“Tamir Rice was 12 years old. He was murdered outside for using his imagination.”
The day after the announcement that there would be no indictment of the police officer who killed the Cleveland boy, with tweets and think pieces sprouting out of our nation’s racial woodwork, those words from Mississippi-born writer Kiese Laymon arrested me. With tear-filled eyes and a rage-filled heart, I tried—yet again—to make sense of America’s merciless plague of black death. I couldn’t. I still can’t. I mean, how much sense can we make of it, when black children can’t play outside without fear of losing their lives at the hands of those sworn to protect them?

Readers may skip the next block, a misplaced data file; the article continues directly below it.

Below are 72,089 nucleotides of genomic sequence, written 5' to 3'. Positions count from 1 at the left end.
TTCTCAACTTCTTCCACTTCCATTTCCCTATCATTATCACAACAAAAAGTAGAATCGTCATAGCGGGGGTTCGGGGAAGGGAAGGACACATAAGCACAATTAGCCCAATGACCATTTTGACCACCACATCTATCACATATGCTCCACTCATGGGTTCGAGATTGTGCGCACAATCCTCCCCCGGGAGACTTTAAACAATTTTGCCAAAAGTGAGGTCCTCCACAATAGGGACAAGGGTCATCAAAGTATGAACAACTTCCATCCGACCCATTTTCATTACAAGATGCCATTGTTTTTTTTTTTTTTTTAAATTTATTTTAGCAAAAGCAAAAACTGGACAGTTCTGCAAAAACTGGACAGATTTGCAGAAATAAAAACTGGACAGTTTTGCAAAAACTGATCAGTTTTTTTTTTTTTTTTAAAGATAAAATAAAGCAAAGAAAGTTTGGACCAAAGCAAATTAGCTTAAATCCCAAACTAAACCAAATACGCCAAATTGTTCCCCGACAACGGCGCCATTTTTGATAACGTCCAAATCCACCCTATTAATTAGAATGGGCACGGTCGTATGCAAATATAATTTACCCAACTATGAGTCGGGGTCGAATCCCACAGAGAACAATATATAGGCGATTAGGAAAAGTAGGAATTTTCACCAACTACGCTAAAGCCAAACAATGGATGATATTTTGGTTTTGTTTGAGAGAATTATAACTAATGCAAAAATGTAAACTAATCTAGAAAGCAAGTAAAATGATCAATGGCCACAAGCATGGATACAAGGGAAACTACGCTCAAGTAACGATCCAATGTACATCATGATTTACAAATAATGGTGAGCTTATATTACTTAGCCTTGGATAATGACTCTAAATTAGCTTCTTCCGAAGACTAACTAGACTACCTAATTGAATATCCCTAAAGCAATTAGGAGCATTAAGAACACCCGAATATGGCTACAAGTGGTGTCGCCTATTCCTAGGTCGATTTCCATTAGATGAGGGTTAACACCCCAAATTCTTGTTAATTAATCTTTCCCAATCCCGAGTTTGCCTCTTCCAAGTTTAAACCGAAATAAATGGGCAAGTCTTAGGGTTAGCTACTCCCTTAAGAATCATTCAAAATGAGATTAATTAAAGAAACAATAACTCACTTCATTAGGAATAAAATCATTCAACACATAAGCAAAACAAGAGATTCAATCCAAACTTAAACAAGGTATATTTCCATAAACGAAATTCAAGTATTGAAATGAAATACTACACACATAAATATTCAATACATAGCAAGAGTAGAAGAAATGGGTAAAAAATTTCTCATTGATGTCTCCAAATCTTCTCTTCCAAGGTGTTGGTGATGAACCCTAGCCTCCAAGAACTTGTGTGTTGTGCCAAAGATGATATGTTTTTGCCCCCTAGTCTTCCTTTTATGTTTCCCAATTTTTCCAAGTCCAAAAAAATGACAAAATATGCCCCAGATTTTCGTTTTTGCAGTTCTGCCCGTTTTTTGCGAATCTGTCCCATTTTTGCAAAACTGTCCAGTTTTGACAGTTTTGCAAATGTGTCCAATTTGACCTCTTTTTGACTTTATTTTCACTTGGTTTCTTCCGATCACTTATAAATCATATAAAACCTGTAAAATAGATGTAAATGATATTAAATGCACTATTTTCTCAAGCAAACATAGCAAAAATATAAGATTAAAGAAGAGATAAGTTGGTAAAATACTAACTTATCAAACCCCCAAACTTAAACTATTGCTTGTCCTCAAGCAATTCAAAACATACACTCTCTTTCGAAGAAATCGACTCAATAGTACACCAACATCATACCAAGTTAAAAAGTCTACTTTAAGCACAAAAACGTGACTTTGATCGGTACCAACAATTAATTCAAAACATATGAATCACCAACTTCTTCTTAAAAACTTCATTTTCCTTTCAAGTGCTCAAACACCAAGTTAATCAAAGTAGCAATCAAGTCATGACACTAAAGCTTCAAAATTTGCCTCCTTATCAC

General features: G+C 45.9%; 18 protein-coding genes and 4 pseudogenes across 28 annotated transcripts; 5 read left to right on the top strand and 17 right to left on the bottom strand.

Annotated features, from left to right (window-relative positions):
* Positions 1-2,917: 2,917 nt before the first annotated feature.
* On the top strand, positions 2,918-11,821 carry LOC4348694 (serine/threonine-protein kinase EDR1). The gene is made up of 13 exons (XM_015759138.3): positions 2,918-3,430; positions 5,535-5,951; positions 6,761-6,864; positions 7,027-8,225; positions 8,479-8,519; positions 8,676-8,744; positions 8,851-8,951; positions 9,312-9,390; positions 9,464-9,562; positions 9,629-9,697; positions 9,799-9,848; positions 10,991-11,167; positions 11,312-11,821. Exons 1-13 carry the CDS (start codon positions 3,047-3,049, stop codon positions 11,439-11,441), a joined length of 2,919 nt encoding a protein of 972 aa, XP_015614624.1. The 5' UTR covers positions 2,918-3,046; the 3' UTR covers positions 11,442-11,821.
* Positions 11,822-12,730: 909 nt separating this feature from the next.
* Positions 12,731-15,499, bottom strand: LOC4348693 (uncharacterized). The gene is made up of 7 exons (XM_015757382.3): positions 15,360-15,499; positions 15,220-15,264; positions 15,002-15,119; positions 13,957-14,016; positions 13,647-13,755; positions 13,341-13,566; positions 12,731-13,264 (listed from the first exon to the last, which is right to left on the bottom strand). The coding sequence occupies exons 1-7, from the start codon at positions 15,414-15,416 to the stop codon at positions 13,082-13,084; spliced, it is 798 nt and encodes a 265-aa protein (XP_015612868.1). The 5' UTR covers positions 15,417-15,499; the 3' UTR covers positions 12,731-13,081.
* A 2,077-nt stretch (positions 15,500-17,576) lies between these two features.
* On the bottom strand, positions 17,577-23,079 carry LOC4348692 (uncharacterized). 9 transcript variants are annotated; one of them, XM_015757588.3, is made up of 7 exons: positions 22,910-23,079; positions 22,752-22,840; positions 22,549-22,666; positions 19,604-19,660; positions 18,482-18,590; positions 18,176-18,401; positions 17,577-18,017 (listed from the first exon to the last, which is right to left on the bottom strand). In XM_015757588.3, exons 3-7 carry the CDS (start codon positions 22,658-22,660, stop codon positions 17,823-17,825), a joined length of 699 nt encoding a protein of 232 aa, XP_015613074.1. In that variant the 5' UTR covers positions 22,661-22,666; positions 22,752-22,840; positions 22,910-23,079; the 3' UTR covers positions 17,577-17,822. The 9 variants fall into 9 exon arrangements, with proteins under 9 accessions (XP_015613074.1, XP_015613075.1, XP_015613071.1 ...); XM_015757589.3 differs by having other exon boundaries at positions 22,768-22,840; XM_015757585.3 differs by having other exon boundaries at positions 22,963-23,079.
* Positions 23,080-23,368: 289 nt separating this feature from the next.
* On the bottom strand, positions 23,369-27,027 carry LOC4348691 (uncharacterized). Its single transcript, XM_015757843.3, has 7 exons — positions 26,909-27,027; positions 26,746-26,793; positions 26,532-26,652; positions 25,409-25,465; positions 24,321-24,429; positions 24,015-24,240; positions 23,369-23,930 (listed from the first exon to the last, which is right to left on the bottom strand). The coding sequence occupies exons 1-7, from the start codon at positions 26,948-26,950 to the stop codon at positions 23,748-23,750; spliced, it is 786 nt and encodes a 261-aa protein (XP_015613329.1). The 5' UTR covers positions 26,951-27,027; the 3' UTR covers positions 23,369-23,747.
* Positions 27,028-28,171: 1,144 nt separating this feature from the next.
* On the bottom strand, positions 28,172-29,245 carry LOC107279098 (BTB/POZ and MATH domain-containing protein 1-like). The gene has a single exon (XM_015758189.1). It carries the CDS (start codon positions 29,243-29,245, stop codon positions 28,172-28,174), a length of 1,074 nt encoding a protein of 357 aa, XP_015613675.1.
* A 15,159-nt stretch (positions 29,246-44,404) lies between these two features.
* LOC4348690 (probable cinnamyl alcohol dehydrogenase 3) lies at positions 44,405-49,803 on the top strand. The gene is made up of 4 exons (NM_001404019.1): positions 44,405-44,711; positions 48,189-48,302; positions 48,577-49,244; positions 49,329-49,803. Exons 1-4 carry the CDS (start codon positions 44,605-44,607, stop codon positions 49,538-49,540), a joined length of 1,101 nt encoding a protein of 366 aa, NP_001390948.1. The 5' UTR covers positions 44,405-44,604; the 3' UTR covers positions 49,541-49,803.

“Until the killing of … black mothers’ sons becomes as important to the rest of the country as the killing of a white mother’s son,” Ella Baker proclaimed in 1964, “we who believe in freedom cannot rest.”
It’s winter in America, but the political climate is sweltering. Politicians are sweating under the heat of organized protests, while many activists are fighting the fatigue that comes with resisting institutionalized racism. Yet, today’s freedom fighters refuse to rest—from Ferguson to Yale, from Mizzou to Baltimore.
As the 2016 election draws near, the energy of Black Lives Matter is center stage. The Democratic Party is hustling to secure the black vote; black millennials are an important demographic.
“If blacks’ support of Democrats drops from the highs of President Obama’s 93 and 95 percent showings back to the historical average of 85 percent, it could cost Democrats a net of 2.8 million votes,” Donovan Ramsey wrote in a recent New York Times article.